The Confluence Project got its start in 1999 as various plans were being made for the Lewis & Clark Bicentennial in 2005. Organizers were interested in how the event could be remembered from other perspectives — particularly from the view of Native American tribes who considered the Lewis & Clark expedition just one in a series of intrusions to their land.
Umatilla tribal elder, Antone Minthorn, began thinking about a project that would reflect his people’s role in the Lewis & Clark story. He thought of Maya Lin after viewing a documentary about Lin’s Vietnam Veterans Memorial Wall. That memorial, designed in 1981 while Lin was still an undergraduate at Yale, has been called one of the most elegant and emotional monuments ever designed.
One of the installations still being designed is at Celilo Falls. That site holds great significance to the Native American tribes who came from all over the region to fish for salmon at the falls. In 1957, when The Dalles Dam went into operation downriver, the falls were covered by the pooled water. The planned memorial at Celilo Falls will tell the story of this lost place. (You can hear Celilo Falls as it once was in this piece that aired on OPB Radio. You can also see Celilo Falls here.)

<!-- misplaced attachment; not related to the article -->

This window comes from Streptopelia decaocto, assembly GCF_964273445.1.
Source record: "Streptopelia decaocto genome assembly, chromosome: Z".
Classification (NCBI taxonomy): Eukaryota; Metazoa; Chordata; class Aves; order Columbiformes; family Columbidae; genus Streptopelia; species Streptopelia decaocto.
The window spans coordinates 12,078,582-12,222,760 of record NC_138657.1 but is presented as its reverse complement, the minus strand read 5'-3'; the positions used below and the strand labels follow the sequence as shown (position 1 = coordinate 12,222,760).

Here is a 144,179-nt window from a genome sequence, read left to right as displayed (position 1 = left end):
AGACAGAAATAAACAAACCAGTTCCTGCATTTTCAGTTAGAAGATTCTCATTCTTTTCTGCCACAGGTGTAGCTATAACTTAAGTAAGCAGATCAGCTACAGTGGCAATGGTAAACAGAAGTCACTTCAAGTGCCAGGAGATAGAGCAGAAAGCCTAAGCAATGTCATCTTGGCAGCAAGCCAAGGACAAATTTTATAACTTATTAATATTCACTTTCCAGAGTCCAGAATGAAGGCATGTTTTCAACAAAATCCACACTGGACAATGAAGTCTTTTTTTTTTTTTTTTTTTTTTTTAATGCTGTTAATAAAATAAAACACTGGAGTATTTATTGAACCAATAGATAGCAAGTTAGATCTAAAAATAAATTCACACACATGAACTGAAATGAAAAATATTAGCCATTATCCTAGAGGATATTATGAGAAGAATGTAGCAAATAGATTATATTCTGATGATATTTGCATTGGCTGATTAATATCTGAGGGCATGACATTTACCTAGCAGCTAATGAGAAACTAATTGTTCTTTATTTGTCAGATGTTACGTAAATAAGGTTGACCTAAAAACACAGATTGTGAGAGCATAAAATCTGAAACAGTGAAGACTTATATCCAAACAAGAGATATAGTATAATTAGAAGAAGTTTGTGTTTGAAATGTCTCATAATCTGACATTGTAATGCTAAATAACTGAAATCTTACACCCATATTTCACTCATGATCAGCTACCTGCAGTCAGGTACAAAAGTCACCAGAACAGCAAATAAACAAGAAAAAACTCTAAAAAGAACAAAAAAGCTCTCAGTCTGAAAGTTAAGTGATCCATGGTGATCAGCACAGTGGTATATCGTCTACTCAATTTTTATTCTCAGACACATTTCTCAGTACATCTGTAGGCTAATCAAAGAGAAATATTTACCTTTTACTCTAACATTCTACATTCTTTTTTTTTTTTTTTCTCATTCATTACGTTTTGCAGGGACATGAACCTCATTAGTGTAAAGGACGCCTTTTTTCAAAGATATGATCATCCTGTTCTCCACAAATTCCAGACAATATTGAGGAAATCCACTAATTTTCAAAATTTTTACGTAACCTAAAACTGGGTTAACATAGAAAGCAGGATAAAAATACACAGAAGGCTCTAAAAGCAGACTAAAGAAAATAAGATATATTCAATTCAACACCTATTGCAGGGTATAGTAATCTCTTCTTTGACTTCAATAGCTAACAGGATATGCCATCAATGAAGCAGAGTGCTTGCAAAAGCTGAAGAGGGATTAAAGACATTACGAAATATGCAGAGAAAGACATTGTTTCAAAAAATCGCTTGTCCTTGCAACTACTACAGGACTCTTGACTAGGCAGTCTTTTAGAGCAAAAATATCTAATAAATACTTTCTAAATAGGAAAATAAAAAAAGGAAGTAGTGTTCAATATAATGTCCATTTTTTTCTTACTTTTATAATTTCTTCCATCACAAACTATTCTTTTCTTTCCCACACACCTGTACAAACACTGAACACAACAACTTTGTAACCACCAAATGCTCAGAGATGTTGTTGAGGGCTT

How does the Confluence Project serve to remind us of the past and help us look to the future? What questions do you have about the Confluence Project? Have you visited one of the Project sites? What are your impressions? What other memorials ‘speak’ to you? What about them do you find compelling?
- Maya Lin: Artist/architect
- Jane Jacobsen: Executive director of the Confluence Project
- Bobbie Conner: Director of Tamastslikt Cultural Institute
- Tad Savinar: Artist, member of design team of Oregon Holocaust Memorial